I expect a lot, I readily admit this, though I find the term, “high maintenance” supremely insulting. A way to put down a woman who knows what she wants and is not afraid to tell you. Luckily the man I share my life with understands my expectations (for myself as much as anyone), appreciates it (can you believe that?) and admits to benefiting from it.
Having high expectations can ruin you, if you let it. The ability to distinguish between reality and your expectation is key to keeping yourself from being disappointed. Be realistic in what you expect… perfection is great in your dreams but pretty hard to achieve in real life. Get as close as you can. Understand that things can, and do, go wrong sometimes and that’s okay. Greatness can still be possible too, just not the greatness you expected.
You’re not being fair to anyone (yourself included) if you don’t communicate your expectations. Even people who know you well will not always realize how important something is to you — speak up. And keep in mind that there is power in the words you choose. You’re not commanding (now that would be high maintenance!), you’re saying your piece calmly and clearly. Maybe you ask for help to get there.
As far as expectations go, I don’t expect anything more from others than I do of my own self. I give 1000% effort in every area of my life. If I’m behind you, I’m behind you to the bitter end. Ask my advice and I’ll put careful thought and research into the answer I give you. You get my very best efforts, no matter what time it is, what day it is, how inconvenient it might be.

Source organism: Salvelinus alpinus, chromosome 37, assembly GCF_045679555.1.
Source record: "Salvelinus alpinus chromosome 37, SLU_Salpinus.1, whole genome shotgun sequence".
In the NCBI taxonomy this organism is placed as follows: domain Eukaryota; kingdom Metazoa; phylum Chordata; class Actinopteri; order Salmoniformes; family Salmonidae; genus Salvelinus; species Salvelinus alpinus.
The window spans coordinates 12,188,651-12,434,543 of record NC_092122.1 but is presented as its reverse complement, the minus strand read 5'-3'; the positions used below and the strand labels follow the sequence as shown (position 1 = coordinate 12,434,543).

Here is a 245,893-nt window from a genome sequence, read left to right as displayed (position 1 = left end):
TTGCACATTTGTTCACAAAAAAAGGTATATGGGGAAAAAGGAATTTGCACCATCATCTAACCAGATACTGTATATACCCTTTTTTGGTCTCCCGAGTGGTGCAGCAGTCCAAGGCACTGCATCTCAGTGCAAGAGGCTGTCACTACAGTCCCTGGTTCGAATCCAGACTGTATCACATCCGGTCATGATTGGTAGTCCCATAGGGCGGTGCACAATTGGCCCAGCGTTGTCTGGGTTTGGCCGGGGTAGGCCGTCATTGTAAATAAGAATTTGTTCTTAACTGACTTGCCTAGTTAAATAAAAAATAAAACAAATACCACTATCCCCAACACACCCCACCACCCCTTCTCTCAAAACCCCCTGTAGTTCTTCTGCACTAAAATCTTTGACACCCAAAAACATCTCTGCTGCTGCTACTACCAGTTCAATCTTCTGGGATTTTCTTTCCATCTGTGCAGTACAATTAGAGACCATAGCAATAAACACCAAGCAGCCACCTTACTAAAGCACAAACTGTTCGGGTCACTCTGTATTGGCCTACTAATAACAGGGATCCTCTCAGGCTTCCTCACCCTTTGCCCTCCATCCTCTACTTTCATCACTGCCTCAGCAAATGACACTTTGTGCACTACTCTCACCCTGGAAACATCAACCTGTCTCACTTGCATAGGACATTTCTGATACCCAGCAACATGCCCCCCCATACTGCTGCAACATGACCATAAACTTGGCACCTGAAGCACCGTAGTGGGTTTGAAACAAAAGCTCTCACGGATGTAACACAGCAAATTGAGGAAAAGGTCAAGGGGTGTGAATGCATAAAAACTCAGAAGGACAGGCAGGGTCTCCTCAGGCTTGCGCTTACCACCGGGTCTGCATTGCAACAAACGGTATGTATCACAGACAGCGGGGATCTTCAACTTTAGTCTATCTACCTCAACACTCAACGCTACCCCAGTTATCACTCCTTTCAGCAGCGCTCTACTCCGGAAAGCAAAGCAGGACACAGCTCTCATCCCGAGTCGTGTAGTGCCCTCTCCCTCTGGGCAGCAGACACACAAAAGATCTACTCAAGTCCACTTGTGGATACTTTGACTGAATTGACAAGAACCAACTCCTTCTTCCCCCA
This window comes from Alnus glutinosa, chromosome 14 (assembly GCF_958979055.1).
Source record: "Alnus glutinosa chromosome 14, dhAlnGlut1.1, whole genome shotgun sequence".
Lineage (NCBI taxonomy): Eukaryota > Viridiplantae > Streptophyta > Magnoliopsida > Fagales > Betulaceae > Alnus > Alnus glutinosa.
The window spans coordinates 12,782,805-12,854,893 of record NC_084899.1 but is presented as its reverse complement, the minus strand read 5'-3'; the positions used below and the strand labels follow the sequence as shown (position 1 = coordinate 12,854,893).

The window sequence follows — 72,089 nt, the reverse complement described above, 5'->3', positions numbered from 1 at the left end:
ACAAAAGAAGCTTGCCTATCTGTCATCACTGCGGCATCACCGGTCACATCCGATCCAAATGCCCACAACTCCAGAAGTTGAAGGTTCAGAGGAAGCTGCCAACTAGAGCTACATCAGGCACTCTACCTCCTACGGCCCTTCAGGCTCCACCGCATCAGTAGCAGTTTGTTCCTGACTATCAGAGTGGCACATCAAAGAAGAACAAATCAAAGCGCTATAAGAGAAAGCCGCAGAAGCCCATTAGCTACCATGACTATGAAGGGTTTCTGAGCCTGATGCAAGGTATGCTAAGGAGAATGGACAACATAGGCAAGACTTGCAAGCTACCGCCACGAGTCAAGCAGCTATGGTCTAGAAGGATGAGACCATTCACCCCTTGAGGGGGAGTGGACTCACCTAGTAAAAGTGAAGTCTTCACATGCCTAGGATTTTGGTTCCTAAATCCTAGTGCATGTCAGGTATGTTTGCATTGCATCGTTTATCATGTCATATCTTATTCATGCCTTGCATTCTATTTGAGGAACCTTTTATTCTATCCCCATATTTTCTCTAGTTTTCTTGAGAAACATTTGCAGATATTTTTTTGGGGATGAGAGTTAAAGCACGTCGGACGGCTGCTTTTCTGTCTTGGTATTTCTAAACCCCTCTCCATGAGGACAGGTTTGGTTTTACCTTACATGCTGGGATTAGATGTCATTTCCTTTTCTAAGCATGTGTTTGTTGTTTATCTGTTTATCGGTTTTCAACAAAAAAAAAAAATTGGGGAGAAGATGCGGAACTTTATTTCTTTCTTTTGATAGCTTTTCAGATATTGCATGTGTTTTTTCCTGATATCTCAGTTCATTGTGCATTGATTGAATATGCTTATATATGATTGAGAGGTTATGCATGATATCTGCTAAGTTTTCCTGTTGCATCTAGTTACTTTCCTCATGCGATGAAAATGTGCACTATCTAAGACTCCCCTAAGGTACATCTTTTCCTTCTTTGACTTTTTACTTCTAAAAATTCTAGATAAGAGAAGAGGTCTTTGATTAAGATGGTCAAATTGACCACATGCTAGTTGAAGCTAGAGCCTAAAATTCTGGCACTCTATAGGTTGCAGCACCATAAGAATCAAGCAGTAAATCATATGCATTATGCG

I’m all in, all the time.
While this is great for the people in my life, it hasn’t always been so great for me. I find that many (though luckily not all) people take what I have to give, and keep on taking without thought or hesitation. It’s like feeding a ravenous beast who never, ever is satisfied. Is always wanting. At some point, you just plain run out of food.
I’m just learning to identify the takers in my own world, and my own responsibility for enabling this behavior. Shutting them off, after a lifetime, isn’t as easy as making that promise to yourself. I risk rejection, abandonment and isolation — which is hard not to care about even when logic and experience insist tell you otherwise.
Now that I think about it, I’ve always felt the need to earn people’s feelings for me. Rarely have I known unconditional love — instead I learned to work for it. And work hard.
It’s what I do. At this point in my life, recognizing the impulse and limiting it where appropriate are probably the best I’m going to get. No apologies. No regrets. Just so you know.